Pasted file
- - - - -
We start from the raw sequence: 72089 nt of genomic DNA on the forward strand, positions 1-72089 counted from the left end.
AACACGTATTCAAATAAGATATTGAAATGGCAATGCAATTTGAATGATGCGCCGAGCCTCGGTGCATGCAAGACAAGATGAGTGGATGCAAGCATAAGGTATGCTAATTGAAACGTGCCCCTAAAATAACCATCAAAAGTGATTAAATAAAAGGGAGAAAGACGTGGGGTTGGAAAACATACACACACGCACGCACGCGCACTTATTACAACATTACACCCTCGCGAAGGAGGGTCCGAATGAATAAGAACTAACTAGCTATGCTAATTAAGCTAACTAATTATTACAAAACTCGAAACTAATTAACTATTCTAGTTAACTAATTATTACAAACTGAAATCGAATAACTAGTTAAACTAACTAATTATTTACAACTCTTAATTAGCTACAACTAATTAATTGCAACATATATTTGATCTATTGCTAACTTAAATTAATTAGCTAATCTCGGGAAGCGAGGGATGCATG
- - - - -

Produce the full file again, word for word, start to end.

We start from the raw sequence: 72089 nt of genomic DNA on the forward strand, positions 1-72089 counted from the left end.
AACACGTATTCAAATAAGATATTGAAATGGCAATGCAATTTGAATGATGCGCCGAGCCTCGGTGCATGCAAGACAAGATGAGTGGATGCAAGCATAAGGTATGCTAATTGAAACGTGCCCCTAAAATAACCATCAAAAGTGATTAAATAAAAGGGAGAAAGACGTGGGGTTGGAAAACATACACACACGCACGCACGCGCACTTATTACAACATTACACCCTCGCGAAGGAGGGTCCGAATGAATAAGAACTAACTAGCTATGCTAATTAAGCTAACTAATTATTACAAAACTCGAAACTAATTAACTATTCTAGTTAACTAATTATTACAAACTGAAATCGAATAACTAGTTAAACTAACTAATTATTTACAACTCTTAATTAGCTACAACTAATTAATTGCAACATATATTTGATCTATTGCTAACTTAAATTAATTAGCTAATCTCGGGAAGCGAGGGATGCATG